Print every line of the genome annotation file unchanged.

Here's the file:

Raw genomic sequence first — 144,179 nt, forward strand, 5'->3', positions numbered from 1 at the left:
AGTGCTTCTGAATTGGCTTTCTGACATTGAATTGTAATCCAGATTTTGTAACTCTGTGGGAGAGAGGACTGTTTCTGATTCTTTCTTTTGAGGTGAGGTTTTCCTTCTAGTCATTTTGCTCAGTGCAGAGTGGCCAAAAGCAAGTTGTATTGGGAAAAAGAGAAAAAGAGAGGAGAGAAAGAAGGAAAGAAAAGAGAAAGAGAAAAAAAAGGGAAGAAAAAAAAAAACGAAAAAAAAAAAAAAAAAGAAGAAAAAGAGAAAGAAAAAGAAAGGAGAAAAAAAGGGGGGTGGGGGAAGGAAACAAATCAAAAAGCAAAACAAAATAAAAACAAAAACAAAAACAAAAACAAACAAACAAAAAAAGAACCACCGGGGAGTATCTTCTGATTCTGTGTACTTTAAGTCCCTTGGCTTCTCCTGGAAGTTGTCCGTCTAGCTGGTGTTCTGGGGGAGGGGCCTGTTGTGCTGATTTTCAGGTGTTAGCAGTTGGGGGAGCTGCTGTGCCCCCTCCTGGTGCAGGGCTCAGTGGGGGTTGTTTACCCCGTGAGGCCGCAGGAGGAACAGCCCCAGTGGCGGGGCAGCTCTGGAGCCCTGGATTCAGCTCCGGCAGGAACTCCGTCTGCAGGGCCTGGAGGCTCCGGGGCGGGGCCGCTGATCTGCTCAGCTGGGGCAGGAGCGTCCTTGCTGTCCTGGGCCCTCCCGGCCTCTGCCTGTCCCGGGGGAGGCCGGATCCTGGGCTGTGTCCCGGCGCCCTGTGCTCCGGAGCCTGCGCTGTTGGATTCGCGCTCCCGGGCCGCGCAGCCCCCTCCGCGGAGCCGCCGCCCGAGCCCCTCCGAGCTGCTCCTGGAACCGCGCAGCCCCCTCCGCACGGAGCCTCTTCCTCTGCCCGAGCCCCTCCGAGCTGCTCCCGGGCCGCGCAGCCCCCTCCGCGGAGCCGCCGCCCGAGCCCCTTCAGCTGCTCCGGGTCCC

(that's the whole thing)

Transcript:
Raw genomic sequence first — 144,179 nt, forward strand, 5'->3', positions numbered from 1 at the left:
AGTGCTTCTGAATTGGCTTTCTGACATTGAATTGTAATCCAGATTTTGTAACTCTGTGGGAGAGAGGACTGTTTCTGATTCTTTCTTTTGAGGTGAGGTTTTCCTTCTAGTCATTTTGCTCAGTGCAGAGTGGCCAAAAGCAAGTTGTATTGGGAAAAAGAGAAAAAGAGAGGAGAGAAAGAAGGAAAGAAAAGAGAAAGAGAAAAAAAAGGGAAGAAAAAAAAAAACGAAAAAAAAAAAAAAAAAGAAGAAAAAGAGAAAGAAAAAGAAAGGAGAAAAAAAGGGGGGTGGGGGAAGGAAACAAATCAAAAAGCAAAACAAAATAAAAACAAAAACAAAAACAAAAACAAACAAACAAAAAAAGAACCACCGGGGAGTATCTTCTGATTCTGTGTACTTTAAGTCCCTTGGCTTCTCCTGGAAGTTGTCCGTCTAGCTGGTGTTCTGGGGGAGGGGCCTGTTGTGCTGATTTTCAGGTGTTAGCAGTTGGGGGAGCTGCTGTGCCCCCTCCTGGTGCAGGGCTCAGTGGGGGTTGTTTACCCCGTGAGGCCGCAGGAGGAACAGCCCCAGTGGCGGGGCAGCTCTGGAGCCCTGGATTCAGCTCCGGCAGGAACTCCGTCTGCAGGGCCTGGAGGCTCCGGGGCGGGGCCGCTGATCTGCTCAGCTGGGGCAGGAGCGTCCTTGCTGTCCTGGGCCCTCCCGGCCTCTGCCTGTCCCGGGGGAGGCCGGATCCTGGGCTGTGTCCCGGCGCCCTGTGCTCCGGAGCCTGCGCTGTTGGATTCGCGCTCCCGGGCCGCGCAGCCCCCTCCGCGGAGCCGCCGCCCGAGCCCCTCCGAGCTGCTCCTGGAACCGCGCAGCCCCCTCCGCACGGAGCCTCTTCCTCTGCCCGAGCCCCTCCGAGCTGCTCCCGGGCCGCGCAGCCCCCTCCGCGGAGCCGCCGCCCGAGCCCCTTCAGCTGCTCCGGGTCCC